Showing posts with label FoodSaver. Show all posts
Showing posts with label FoodSaver. Show all posts

Tuesday, February 28, 2023

A Review of the Foodsaver Vacuum Sealing System

Foodsaver Vacuum Sealing System

Considering the price of food today, it is ridiculous to let it spoil.  It is like throwing your money in the garbage!  If you are like me, you have a lot of good intentions when it comes to the food you buy.  

Such as:

You buy a family sized package of pork chops, thinking how many meals you are going to make with all that meat and when you get home from the store, in a rush as always, you just toss it in the freezer.  Then when you want to make porkchops for dinner, you go to the freezer, only to see six porkchops frozen together in a big lump.  Now you know if you thaw them all, the ones you don't cook will probably spoil before you decide to have them again for dinner, so you just leave them in the freezer and have spaghetti instead.

This same scenario is played again and again over the next few months until that package of porkchop is darkened and dried up with freezer burn.   With regret, you take it out of the freezer and throw it in the trash.

You know this has happened to you, it has happened to all of us!  I cannot count the number of times I have bought large portions, intending to save money by meal planning, only to end up thowing it out.  It either spoils or gets lost in the freezer.  

The day I decided to change this pattern of behavior was the day I cleaned out my chest freezer when we were preparing to move.  I just could not believe the amount of freezer burned meat and other items that were in the bottom of that freezer.  The food that I ended up throwing out could have fed us for a month!.  I said right then and there, no more!!!

After much research and talking to friends, I decided to buy a Foodsaver V4400 Vacuum Sealer.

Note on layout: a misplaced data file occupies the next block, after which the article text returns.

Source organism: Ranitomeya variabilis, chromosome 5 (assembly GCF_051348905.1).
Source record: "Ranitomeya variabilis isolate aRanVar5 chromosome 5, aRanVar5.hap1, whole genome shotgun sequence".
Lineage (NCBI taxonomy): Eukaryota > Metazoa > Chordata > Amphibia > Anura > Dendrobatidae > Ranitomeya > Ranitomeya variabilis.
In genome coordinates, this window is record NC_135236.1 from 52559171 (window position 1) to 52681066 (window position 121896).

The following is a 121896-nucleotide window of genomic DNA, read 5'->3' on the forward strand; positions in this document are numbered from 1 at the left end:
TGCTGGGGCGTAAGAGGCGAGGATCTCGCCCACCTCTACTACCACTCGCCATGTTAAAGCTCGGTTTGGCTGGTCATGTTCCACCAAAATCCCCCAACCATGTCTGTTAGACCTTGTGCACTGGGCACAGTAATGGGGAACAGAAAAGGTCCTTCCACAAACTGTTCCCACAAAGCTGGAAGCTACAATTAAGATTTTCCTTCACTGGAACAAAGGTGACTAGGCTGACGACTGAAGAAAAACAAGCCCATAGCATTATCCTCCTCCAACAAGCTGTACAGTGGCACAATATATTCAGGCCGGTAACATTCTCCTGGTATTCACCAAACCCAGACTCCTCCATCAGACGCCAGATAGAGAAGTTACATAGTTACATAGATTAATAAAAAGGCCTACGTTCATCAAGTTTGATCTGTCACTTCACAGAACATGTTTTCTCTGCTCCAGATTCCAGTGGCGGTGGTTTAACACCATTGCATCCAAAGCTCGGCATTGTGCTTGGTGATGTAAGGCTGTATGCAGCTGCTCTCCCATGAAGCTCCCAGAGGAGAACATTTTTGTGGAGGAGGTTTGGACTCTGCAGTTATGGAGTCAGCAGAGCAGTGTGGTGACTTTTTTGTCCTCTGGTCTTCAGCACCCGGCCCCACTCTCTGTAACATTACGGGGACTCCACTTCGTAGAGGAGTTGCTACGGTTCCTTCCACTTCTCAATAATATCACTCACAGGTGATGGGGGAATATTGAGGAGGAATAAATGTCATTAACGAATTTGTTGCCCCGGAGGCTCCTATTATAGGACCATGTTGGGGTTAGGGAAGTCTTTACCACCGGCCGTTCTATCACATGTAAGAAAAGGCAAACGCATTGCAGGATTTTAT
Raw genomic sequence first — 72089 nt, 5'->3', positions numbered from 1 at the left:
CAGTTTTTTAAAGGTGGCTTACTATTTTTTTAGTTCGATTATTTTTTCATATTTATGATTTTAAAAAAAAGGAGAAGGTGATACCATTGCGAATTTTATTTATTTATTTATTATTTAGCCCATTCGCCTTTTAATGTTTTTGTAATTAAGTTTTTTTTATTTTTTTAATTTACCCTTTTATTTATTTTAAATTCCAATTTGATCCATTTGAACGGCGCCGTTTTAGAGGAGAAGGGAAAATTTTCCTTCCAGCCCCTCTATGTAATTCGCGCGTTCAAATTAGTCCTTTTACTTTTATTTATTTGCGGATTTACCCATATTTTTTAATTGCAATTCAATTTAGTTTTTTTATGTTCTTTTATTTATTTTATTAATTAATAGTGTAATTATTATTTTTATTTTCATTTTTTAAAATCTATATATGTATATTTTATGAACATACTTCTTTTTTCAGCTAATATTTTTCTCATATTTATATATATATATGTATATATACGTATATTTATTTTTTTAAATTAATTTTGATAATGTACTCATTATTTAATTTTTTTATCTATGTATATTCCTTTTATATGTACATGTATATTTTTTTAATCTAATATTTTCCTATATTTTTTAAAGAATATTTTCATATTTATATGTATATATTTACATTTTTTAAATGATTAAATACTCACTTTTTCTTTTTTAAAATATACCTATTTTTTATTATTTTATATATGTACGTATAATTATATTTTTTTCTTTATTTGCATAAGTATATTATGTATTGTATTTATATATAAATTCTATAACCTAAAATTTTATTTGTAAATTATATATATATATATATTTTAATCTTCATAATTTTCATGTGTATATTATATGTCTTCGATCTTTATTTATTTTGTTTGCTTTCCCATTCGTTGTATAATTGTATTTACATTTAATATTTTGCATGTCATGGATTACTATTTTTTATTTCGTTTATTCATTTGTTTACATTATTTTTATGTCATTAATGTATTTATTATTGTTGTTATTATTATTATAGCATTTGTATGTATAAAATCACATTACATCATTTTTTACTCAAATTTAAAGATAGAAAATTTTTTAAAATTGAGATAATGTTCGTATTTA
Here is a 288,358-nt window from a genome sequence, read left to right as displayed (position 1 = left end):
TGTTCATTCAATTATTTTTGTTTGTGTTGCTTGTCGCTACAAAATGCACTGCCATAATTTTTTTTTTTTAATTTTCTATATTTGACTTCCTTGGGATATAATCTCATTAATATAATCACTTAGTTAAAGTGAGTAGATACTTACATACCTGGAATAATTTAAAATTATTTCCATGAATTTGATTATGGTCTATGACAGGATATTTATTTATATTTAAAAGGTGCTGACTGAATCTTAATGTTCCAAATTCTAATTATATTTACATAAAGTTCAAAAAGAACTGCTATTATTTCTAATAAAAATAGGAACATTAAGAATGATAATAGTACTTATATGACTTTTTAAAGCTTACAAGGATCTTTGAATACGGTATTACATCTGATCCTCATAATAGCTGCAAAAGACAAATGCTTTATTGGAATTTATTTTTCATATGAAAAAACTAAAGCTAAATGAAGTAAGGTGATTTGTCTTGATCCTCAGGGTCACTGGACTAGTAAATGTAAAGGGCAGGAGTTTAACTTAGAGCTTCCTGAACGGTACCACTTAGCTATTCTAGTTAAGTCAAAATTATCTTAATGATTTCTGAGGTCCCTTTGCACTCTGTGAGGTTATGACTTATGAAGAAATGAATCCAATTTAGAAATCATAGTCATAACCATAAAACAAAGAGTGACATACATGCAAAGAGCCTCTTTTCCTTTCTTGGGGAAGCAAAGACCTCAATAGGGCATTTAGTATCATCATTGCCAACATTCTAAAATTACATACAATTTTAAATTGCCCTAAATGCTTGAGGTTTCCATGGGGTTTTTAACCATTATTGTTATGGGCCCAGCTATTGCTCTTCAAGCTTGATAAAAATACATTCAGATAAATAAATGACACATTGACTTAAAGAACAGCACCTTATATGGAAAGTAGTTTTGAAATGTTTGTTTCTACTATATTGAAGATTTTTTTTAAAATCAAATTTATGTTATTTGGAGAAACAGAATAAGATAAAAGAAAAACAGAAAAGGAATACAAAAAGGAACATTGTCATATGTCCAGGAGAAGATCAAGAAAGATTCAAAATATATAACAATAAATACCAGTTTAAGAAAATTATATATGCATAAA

Foodsaver Vacuum Sealer

It is their middle of the road sealing machine, not the top end or low end.  I had recently had a dozen meat chickens butchered (we moved out to the country) and I thought this would be a great time to try out our Foodsaver.  With only two of us in the house, those 12 chickens would be in the freezer for a long time and I did not want them freezer burned.

My husband and I sat down and read the directions and found them very clear and easy to understand.  We grouped the chicken pieces how we wanted to freeze them and we were off!  We were both surprised how quick and easy it was to package all that chicken.  While we were at it, we decided to package up some green beans that I had picked and cleaned the day before.  They came out beautifully.  Even after packaging all that, we still did not use up all the bags that came with the machine when we bought it.  We were impressed!

How to Use a Foodsaver Video

In case you are thinking that you only need a vacuum sealer if you raise your own chickens and garden, nothing could be further from the truth.  We also use it for cheese, lunch meat, fruit and many other things that we buy at the grocery store.  It cuts way down on food spoilage.  A block of cheese that is vacuum sealed will not mold for weeks if stored properly.  You can also vacuum seal all kinds of leftovers, from steak to Sweet and Sour Pork.  It will lengthen the shelf life of just about anything in the refrigerator.

As many bags as they did give us with the machine, they did eventually run out.  To buy more, I took a look on Amazon, and found the Foodsaver bags to be pretty pricey. However, there are perfectly good bags of other brands that work well and are less expensive.  The kind I use and like best are Reli Vacuum Sealer Bags.  You get 4 rolls of 8" wide x 50 feet long, so they can be cut to any size.

vacuum seal rolls

While a Foodsaver is not an inexpensive purchase, if you use it, I guarantee that you will save money on food and you will recover the price you paid.  You will also find that your food tastes better when stored properly.  It is definitely worth it.

Note: The author may receive a commission from purchases made using links found in this article. “As an Amazon Associate, Ebay (EPN) and/or Esty (Awin) Affiliate, I (we) earn from qualifying purchases.”

Monday, June 6, 2022

Reviewing Vacuum Sealing Jars with a FoodSaver Machine

Bad news. All dry foods such as beans, rice, flour, corn meal, and pasta may have been exposed to moths or weevils during processing and packaging at food plants or during shipping. This is how these bugs are able to hitchhike into your home - even if your kitchen is pristine. If you suddenly have tiny beetles in your flour or moths in your bag of beans, it is because the eggs have had time to hatch before you've cooked the item. Yuck! One solution to avoid this is vacuum sealing your dry goods in jars. And the FoodSaver does this.